It’s a very nice walk through trees and greenery but once those first two miles are done, you begin the long uphill part of the journey. We did okay, stopping a few minutes here and there up the mountain to catch our breaths. The scenery was so beautiful we couldn’t stop taking pictures. Closer to reaching the glacier is a nice wooded area with a few benches and pit toilets. After this spot begins the brutal area (as one woman warned us ahead of time). It’s a short but very steep uphill climb over rocks until you arrive at the huge reward of the glacier and the lake it empties into. It was extremely beautiful but crowded with other hikers. We found a large flat rock and sat down to eat our lunch watching some people put their feet in the ice-cold water. One brave (or stupid) woman completely submersed herself underwater. We just put our hands in and it was painfully cold water. We relaxed for a while near the lake and then walked around a little, noticing that even more hikers had gathered there from a ranger-led hike.

We decided to begin the 5.9-mile hike back and as we walked we couldn’t believe that we had just hiked up this trail. We encountered a family of mountain goats on the trail about halfway back. We just stood off to the side of the trail and enjoyed watching them walk by. The hike back seemed never-ending especially when we got back to the first two-mile section. It was flatter so much easier walking, but we were so tired that it just felt like it was going on forever. Finally, we arrived back at the Many Glacier Lodge where we began and walked back to the car for our two-hour drive back to the trailer. We had been walking for eight hours and were more than ready for a shower, some food and sleep.

Here is a short video of the mountain goats and a bighorn sheep we saw on our hike

Wednesday 8/07/2019     We were tired from our long hike yesterday to The Grinnell Glacier so we didn't get up super early today.  We decided to just drive along The Going to the Sun Road again and stop wherever we could find a parking spot.  We were only able to find parking at some of the less popular sites but we did get some nice photos.  We tried Logan Pass Visitor's Center again but no luck.  This is where we turned around and headed back to the trailer for the rest of the day.  We didn't drive the entire length of the road.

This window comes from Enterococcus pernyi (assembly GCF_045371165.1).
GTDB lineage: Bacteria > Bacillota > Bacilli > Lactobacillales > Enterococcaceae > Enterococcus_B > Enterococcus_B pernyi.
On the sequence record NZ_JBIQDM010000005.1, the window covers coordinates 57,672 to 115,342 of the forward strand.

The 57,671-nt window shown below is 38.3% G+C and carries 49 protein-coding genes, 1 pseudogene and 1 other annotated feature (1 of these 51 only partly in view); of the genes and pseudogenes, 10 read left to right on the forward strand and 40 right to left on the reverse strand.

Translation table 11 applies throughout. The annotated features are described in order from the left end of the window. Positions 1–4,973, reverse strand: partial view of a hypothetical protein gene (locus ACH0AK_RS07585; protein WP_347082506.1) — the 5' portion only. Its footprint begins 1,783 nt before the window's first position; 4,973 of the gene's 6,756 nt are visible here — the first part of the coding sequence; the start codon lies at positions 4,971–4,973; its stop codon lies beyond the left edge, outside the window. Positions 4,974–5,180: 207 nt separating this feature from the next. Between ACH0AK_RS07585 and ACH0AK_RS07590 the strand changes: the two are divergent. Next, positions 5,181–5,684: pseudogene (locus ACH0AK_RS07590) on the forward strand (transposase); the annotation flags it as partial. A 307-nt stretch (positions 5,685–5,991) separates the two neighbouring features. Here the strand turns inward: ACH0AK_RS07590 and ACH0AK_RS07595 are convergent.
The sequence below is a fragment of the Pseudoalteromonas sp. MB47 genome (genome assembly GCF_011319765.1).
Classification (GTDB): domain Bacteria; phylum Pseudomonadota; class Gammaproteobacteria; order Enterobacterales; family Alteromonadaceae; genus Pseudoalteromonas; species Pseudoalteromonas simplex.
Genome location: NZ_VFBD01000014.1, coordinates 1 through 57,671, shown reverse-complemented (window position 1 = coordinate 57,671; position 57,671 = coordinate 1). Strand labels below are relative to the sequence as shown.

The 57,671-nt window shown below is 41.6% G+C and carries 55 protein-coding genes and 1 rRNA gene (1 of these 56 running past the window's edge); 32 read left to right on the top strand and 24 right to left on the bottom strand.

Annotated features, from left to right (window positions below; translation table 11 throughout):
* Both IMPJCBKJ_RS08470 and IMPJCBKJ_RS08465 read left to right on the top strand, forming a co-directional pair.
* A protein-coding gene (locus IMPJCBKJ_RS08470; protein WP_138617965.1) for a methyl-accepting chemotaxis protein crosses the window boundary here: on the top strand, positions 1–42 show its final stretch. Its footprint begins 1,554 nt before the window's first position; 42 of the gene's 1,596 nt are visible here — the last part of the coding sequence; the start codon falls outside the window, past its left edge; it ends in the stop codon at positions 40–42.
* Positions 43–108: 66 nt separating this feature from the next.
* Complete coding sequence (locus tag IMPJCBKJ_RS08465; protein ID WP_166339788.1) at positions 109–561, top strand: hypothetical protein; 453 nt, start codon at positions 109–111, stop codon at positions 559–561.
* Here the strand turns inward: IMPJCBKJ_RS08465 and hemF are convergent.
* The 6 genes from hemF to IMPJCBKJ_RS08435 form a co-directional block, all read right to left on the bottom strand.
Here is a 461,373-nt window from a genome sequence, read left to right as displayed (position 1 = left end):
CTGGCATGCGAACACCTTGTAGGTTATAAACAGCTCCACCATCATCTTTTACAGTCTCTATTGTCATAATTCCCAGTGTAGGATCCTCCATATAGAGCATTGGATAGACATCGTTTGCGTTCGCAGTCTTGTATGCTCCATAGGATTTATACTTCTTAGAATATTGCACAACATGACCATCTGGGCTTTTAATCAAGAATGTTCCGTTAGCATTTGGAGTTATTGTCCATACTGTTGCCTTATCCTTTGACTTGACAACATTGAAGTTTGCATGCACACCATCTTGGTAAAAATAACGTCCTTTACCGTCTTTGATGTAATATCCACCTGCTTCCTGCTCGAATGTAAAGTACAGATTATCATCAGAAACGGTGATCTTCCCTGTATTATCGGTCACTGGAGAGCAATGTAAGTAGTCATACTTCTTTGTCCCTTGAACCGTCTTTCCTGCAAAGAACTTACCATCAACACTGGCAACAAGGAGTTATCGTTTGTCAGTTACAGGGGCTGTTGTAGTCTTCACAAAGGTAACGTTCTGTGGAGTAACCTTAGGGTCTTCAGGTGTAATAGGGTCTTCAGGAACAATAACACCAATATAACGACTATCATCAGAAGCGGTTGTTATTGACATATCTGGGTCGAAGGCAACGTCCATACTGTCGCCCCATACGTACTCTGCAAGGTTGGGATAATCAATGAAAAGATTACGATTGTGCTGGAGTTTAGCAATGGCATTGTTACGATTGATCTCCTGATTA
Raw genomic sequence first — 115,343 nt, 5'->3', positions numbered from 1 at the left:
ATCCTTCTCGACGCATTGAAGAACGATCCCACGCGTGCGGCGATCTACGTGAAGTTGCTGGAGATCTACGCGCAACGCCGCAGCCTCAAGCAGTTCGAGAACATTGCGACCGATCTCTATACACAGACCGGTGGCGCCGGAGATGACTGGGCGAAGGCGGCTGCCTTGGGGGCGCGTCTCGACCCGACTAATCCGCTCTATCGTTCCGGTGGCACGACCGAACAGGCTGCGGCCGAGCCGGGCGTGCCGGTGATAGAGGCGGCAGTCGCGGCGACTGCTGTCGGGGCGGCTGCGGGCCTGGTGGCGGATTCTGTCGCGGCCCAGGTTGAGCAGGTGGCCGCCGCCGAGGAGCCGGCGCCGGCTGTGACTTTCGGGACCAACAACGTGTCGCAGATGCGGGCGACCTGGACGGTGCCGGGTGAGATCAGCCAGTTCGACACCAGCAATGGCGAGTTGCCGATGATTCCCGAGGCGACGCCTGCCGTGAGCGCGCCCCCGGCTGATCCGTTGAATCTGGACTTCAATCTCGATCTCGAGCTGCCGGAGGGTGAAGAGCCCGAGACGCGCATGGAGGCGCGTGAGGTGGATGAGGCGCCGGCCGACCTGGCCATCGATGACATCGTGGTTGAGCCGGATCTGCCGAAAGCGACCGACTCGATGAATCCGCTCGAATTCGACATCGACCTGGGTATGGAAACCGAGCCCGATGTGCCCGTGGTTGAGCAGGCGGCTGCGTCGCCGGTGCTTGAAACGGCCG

Thursday 8/08/2019     We woke up very early again today to once again try to find a parking space at Logan Pass Visitor’s Center. We’ve driven through on two other days and haven’t been able to park. So, today began at 5:30 am, we left the trailer at 6:00 am and arrived at Logan Pass at 7:00 am. We found it hard to believe but there were only a few spaces remaining at that time. Everyone told us that as long as you arrive before 8:00 am, you’ll be okay. I think they need to change that to 7:00 am. We planned on only walking about three miles in on the Highline Trail. This trail was highly recommended by a young hiker we spoke with the day before. He said the flowers were in bloom and even if we only walked a short distance, we would love it. We began the Highline Trail near the Logan Pass visitor’s center. The entire length of the trail is 11.8 miles. We wanted to hike the beginning to see the flowers and continue for a few miles on a narrow ridge very high up from the road below. It really was a beautiful hike, full of scenic views. It’s said to be one of the most scenic views in the United States. It was a strenuous hike with high elevations but not as difficult as the Grinnell Glacier hike we did two days ago. I think the glacier hike had steeper passages to climb. We hiked about four miles and then took a short break to decide if we wanted to continue or return to the visitor’s center. The return trip would be another four miles. We decided to keep going.